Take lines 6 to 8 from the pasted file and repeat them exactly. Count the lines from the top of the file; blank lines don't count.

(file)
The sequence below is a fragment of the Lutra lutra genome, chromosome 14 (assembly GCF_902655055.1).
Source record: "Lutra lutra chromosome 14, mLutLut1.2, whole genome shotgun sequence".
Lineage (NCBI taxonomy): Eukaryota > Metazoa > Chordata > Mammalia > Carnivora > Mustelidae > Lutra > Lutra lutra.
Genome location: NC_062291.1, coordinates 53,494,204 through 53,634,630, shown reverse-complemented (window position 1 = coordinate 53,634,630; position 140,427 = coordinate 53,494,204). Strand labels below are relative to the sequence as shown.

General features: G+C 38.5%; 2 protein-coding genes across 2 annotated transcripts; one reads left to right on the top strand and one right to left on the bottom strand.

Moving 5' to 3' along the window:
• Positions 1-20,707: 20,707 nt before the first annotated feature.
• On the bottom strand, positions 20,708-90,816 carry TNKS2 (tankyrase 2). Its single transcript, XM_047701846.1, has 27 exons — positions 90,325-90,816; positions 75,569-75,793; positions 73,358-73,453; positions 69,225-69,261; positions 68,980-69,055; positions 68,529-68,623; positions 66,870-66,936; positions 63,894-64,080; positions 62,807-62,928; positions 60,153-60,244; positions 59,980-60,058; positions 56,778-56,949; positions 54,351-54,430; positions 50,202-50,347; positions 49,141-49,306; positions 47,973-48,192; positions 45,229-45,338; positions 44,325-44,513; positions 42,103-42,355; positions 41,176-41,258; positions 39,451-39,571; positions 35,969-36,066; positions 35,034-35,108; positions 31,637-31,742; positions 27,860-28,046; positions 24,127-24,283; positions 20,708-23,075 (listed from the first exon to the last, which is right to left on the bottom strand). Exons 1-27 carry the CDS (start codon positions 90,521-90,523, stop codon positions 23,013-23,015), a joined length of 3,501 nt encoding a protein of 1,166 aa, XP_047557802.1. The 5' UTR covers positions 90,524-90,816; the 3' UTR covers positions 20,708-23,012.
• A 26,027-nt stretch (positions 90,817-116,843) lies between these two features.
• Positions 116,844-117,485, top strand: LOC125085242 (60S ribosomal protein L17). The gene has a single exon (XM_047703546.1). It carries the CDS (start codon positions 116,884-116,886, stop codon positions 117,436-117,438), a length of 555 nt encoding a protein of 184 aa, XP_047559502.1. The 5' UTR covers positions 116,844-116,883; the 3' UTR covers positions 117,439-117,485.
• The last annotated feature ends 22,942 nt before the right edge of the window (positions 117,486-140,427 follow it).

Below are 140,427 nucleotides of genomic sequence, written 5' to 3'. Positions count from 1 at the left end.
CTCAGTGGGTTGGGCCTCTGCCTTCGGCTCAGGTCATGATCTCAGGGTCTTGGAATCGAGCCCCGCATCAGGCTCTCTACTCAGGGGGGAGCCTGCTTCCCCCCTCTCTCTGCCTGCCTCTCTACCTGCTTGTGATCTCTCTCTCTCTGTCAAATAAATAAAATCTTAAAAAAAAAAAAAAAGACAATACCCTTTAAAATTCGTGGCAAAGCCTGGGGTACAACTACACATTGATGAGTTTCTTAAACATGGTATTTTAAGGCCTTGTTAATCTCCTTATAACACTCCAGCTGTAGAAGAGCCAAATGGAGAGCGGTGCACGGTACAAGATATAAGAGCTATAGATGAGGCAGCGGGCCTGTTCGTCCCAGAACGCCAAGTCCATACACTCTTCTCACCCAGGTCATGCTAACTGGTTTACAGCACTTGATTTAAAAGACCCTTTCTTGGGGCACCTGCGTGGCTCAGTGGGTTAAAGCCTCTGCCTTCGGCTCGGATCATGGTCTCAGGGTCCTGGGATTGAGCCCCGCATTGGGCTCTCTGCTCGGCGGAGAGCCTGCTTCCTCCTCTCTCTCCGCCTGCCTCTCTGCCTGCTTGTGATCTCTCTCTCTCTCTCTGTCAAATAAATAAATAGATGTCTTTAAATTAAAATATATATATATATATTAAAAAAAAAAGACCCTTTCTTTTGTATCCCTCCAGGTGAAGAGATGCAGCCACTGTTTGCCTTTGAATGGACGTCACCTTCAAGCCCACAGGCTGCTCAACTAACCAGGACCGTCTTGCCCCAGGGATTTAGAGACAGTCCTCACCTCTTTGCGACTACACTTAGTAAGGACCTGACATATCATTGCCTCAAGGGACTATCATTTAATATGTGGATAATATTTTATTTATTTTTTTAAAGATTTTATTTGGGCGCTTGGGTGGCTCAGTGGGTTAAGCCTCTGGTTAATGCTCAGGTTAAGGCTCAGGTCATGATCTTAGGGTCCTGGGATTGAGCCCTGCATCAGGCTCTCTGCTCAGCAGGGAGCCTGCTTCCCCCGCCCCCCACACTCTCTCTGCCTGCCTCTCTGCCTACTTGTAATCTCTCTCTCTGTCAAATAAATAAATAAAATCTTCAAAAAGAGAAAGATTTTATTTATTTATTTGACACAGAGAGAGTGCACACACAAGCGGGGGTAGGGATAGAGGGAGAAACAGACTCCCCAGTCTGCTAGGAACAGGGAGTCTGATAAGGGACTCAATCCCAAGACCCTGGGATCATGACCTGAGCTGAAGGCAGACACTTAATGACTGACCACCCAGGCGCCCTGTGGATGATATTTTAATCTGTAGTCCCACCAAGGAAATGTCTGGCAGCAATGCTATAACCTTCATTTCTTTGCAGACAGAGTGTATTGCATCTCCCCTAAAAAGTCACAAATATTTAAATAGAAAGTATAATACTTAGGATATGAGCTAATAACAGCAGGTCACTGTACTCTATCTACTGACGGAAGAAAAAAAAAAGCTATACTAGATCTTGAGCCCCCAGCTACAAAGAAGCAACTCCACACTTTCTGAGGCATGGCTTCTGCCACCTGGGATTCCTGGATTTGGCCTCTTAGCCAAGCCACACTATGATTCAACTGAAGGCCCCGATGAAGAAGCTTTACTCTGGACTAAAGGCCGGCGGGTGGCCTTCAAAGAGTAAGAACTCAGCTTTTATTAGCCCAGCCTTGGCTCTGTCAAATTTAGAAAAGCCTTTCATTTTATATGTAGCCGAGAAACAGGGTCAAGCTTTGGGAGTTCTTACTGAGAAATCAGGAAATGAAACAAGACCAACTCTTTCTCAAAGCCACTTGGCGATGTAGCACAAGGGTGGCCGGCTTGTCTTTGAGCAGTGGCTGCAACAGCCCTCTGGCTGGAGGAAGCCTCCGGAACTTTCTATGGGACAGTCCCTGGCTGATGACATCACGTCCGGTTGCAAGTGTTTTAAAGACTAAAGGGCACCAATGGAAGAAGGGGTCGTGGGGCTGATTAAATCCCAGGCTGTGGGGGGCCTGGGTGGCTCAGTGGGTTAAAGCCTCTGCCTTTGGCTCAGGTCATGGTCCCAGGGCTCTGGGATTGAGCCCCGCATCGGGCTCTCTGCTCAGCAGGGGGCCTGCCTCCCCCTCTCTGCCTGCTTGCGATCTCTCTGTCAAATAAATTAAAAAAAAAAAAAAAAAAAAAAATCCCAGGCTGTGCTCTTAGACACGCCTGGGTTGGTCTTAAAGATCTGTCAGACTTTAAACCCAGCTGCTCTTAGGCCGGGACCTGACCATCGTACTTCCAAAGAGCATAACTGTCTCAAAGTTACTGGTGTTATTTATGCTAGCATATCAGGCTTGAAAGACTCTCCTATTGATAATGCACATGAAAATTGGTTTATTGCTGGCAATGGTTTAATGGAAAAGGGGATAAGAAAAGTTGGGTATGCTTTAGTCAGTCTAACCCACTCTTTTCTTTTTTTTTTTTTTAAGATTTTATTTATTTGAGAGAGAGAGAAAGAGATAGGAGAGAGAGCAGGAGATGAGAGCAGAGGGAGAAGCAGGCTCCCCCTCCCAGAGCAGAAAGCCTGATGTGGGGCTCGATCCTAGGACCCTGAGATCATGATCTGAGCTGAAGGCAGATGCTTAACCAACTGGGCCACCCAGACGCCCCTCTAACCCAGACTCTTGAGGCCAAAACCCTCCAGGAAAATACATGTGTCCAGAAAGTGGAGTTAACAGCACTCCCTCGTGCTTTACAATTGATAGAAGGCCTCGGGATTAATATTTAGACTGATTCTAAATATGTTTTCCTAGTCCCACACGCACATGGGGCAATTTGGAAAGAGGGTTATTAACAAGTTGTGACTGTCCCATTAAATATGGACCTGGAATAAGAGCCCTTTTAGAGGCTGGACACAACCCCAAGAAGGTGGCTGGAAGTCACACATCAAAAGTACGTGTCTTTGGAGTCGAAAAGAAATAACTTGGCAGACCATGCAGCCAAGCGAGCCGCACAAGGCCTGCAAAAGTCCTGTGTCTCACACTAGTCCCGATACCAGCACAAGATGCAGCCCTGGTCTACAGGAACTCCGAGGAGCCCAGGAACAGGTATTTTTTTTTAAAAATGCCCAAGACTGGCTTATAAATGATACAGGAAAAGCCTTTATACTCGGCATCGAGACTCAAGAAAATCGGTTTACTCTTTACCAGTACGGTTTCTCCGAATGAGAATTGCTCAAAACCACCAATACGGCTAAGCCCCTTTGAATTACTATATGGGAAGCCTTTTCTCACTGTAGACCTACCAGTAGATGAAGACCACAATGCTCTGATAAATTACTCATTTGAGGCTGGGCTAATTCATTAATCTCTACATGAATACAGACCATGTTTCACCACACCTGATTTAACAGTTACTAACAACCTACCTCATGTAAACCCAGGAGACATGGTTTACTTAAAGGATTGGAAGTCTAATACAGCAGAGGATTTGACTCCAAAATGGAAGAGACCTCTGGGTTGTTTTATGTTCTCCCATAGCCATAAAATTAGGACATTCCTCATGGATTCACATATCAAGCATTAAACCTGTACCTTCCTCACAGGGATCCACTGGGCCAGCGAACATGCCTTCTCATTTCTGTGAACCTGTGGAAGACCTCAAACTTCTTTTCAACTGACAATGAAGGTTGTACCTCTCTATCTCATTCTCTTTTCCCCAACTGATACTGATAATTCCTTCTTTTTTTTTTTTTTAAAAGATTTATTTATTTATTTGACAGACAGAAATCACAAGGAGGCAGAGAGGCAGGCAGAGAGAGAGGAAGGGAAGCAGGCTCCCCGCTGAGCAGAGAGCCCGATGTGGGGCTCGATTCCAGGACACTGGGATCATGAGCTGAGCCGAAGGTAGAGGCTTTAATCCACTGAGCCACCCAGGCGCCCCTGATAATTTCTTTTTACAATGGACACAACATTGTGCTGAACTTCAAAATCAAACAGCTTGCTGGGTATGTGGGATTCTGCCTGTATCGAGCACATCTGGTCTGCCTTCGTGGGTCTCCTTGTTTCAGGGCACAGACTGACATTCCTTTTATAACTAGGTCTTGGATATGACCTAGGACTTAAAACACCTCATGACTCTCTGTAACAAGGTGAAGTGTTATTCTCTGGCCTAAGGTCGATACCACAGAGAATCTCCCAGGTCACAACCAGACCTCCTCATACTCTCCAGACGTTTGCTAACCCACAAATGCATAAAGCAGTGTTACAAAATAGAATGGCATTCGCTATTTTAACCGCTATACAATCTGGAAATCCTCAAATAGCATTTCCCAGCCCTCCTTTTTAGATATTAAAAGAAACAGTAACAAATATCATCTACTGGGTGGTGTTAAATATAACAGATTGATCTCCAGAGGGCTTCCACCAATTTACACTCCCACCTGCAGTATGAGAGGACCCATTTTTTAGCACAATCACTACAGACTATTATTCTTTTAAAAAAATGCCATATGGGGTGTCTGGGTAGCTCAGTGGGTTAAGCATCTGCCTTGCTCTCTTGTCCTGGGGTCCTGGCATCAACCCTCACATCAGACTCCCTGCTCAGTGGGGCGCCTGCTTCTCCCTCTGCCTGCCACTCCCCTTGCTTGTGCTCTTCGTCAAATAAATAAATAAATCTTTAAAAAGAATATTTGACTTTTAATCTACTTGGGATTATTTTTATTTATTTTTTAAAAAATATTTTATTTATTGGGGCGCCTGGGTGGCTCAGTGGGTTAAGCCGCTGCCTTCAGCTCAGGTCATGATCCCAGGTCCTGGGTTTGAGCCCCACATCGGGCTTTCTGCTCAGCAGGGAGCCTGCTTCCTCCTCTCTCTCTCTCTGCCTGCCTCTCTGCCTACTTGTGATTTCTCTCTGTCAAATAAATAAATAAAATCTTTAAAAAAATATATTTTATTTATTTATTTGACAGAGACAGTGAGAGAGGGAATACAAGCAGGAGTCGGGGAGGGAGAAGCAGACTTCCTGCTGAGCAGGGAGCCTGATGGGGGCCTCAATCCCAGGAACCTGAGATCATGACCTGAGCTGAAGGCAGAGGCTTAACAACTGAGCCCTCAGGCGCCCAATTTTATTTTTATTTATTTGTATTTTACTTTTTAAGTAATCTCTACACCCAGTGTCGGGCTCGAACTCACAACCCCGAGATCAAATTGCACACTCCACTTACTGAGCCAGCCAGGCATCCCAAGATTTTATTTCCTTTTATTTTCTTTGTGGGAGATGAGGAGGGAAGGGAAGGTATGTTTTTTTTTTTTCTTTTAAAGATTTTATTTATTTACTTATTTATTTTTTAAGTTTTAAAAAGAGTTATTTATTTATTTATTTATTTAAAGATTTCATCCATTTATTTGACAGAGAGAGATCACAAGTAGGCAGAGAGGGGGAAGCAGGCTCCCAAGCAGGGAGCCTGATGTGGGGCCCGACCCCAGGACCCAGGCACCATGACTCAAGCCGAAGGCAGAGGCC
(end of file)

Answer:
Moving 5' to 3' along the window:
• Positions 1-20,707: 20,707 nt before the first annotated feature.
• On the bottom strand, positions 20,708-90,816 carry TNKS2 (tankyrase 2). Its single transcript, XM_047701846.1, has 27 exons — positions 90,325-90,816; positions 75,569-75,793; positions 73,358-73,453; positions 69,225-69,261; positions 68,980-69,055; positions 68,529-68,623; positions 66,870-66,936; positions 63,894-64,080; positions 62,807-62,928; positions 60,153-60,244; positions 59,980-60,058; positions 56,778-56,949; positions 54,351-54,430; positions 50,202-50,347; positions 49,141-49,306; positions 47,973-48,192; positions 45,229-45,338; positions 44,325-44,513; positions 42,103-42,355; positions 41,176-41,258; positions 39,451-39,571; positions 35,969-36,066; positions 35,034-35,108; positions 31,637-31,742; positions 27,860-28,046; positions 24,127-24,283; positions 20,708-23,075 (listed from the first exon to the last, which is right to left on the bottom strand). Exons 1-27 carry the CDS (start codon positions 90,521-90,523, stop codon positions 23,013-23,015), a joined length of 3,501 nt encoding a protein of 1,166 aa, XP_047557802.1. The 5' UTR covers positions 90,524-90,816; the 3' UTR covers positions 20,708-23,012.